Yu-Gi-Oh! on RA, which game is right for you?
So recently, I had been getting in the mood to start playing Yu-Gi-Oh! again. I used to play all the time, even won a local tournament, when I was in middle school.
The last time I really played Yu-Gi-Oh!, I played Tag Force 5 on the PSP, which simulated being in a wide open card game tournament fairly well, with some mini stories thrown in, for good measure.
I also played Over the Nexus, on NDS. This was my go to Yu-Gi-Oh! game, if I want to play a story based version of the card game. It’s great.
But with my itch to play again, I figured, why not play one of the sets on RetroAchievments?
I hadn’t played too many of the older Yu-Gi-Oh! games, and the few I did, I didn’t remember much about. So I headed over to the RA Discord, and asked. “Looking for recommendations of the best yu-gi-oh game with a set. I’m looking for the real card game, play style, not ps1 yu-gi-oh.”
I couldn’t get a clear answer, so I took it upon myself to try all of the games on GBA.
PLEASE TAKE NOTE This is not a review of the RA Sets. It is simply my thoughts and opinions about the games themselves.
A quick mention to the games I wasn’t focusing on
Because my main aim was to find a good GBA set to play, to play on a handheld.
If you want a weird, complicated, nearly no strategy, and different version of Yu-Gi-Oh!, go play Forbidden Memories on PS1. It can be good, in its own strange way.
The GBC game, Dark Duel Stories was fairly good for its time, and can be a decent game to play, but it’s limitations make it heavily over shadowed the two Pokemong TCG games on GBC. (Both have wonderful sets, on RetroAchievments.) I would recommend playing those, instead. It attempts to follow the real card game, but made a lot of changes, due to the limitations of the GBC. It has a neat card creator feature, though. You are are better off calling this Forbidden Memories Gaiden. Can still be fun, though.
I’m not really talking about the NDS games because there’s only one with a set so far, and my computer doesn’t play nice with the DS Emulators that support RetroAchievments. Nightmare Troubadour, which has a set, is a decent time for the first NDS Yu-Gi-Oh! Game. Pick this if you want the newest cards, and “best graphics”, currently available on RA. If we get sets for the 5D’s NDS games, go play those, if you can, they rock. Newer the better.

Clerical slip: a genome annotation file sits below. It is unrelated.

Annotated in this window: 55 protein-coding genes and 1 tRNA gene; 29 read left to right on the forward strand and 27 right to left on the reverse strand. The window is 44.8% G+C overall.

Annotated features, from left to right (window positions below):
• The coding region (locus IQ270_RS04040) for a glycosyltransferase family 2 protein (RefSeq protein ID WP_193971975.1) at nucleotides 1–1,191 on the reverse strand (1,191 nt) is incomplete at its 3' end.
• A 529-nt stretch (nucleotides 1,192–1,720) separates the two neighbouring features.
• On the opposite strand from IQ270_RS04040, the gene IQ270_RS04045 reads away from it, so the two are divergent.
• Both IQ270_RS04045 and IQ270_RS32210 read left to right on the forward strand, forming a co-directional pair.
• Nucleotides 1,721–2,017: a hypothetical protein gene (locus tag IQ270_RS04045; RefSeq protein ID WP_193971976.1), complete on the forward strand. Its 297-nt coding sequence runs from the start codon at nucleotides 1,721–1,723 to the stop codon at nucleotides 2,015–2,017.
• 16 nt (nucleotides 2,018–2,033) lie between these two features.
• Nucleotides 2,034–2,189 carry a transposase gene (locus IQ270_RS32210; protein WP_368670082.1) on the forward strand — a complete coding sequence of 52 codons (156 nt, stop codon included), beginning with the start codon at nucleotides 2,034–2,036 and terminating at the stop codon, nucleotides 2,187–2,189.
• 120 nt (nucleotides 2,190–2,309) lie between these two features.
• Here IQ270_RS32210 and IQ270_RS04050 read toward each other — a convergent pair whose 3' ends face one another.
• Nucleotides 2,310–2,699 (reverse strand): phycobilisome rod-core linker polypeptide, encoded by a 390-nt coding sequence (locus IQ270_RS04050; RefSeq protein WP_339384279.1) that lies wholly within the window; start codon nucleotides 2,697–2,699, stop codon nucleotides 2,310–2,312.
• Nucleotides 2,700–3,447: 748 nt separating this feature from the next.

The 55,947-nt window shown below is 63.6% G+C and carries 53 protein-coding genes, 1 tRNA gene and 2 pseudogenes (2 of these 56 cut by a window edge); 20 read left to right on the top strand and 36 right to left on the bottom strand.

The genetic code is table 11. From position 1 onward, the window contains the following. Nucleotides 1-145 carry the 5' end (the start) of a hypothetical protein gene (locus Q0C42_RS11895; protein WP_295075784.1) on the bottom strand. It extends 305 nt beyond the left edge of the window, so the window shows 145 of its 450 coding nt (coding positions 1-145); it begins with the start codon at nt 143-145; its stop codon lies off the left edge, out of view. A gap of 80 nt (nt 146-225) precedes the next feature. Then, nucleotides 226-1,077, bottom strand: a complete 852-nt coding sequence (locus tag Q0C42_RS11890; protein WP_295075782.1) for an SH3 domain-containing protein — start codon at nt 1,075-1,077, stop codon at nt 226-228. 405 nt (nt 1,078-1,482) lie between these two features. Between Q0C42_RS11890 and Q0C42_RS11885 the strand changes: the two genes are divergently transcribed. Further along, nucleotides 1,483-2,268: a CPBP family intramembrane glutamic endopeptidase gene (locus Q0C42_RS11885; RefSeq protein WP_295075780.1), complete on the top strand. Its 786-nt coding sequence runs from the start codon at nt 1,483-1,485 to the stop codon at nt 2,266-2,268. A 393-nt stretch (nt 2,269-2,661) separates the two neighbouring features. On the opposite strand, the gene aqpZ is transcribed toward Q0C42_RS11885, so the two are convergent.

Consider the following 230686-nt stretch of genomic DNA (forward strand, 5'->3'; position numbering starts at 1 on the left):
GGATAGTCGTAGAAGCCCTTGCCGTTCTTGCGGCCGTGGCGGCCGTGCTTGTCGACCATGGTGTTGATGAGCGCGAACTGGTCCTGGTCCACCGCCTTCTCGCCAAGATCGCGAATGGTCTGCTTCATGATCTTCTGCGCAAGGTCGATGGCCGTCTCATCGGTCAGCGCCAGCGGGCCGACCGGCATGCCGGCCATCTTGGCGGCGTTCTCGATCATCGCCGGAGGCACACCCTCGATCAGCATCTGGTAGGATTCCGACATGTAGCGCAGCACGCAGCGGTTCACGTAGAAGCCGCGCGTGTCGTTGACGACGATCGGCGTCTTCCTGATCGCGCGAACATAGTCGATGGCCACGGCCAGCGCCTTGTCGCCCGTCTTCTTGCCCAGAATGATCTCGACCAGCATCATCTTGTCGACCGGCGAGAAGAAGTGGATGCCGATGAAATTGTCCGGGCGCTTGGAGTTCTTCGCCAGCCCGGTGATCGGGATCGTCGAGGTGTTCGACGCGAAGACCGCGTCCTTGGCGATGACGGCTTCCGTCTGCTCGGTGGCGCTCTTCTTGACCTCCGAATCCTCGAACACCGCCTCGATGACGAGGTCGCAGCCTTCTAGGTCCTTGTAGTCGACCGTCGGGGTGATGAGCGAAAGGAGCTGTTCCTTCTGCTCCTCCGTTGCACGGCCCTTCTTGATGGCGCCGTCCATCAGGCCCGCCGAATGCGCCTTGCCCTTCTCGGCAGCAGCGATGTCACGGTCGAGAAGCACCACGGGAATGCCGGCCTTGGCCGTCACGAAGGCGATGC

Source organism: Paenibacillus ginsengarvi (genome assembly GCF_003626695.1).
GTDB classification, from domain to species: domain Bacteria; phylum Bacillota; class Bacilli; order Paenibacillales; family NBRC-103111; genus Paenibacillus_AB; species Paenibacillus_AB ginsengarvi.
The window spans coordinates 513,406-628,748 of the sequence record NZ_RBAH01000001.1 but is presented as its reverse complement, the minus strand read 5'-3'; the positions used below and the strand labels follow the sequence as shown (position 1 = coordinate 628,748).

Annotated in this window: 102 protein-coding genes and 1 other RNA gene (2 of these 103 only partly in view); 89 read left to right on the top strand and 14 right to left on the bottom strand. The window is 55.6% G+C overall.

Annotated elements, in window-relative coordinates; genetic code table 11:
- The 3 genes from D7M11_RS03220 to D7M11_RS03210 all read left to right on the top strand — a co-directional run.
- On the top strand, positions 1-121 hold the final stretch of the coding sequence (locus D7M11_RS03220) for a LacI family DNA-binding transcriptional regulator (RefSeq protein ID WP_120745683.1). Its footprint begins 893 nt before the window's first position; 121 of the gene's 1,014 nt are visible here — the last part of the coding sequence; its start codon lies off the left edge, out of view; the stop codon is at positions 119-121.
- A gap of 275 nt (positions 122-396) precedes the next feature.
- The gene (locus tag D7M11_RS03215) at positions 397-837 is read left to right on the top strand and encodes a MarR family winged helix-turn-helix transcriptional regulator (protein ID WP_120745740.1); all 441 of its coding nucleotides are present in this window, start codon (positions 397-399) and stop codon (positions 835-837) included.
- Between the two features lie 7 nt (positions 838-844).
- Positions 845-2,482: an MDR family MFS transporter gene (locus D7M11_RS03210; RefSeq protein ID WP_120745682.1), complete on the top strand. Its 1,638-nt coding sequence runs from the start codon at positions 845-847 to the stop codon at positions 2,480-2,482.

Then we get to GBA, the games I was really looking to play. RetroAchievments has a lot of GBA Yu-Gi-Oh! sets, and they all play like the real Yu-Gi-Oh! card game, minus two that currently don’t have sets. (Dungeon Dice Monsters can be fun, and Destiny Board Traveler is God awful.)
I decided to tackle these in the order of release, and came to two conclusions. Games that fit into Menu Based games, where you just pick an opponent from a menu, and play, and Adventure games, where you get to roam around the world, and challenge opponents, including generic NPC’s.
In release order.
The Eternal Duelist Soul
|Yu-Gi-Oh! The Eternal Duelist Soul||Game Boy Advance||Strategy–Trading Card Game|
The first Yu-Gi-Oh! On GBA. It was the first Yu-Gi-Oh! game to attempt to follow the official rules of the card game, properly. Though some of the cards were not accurate to the real cards, it was a proper attempt, over Dark Duel Stories. You pick an opponent from the original cast, and duel. You earn one card per duel for winning. No other way to gain cards. It’s basically the GBC game, with a ton of upgrades, minus the unique card making feature the GBC game had.
While it made a lot of upgrades, and was the first proper Yu-Gi-Oh! game, with the improvements every game past this made, I would say it is a hard pass, unless you want the least amount of cards of any GBA game, and would like to stick to playing with the earliest types of strategies.
Stairway to the Destined Duel
|Yu-Gi-Oh! Worldwide Edition: Stairway to the Destined Duel||Game Boy Advance||Strategy–Trading Card Game|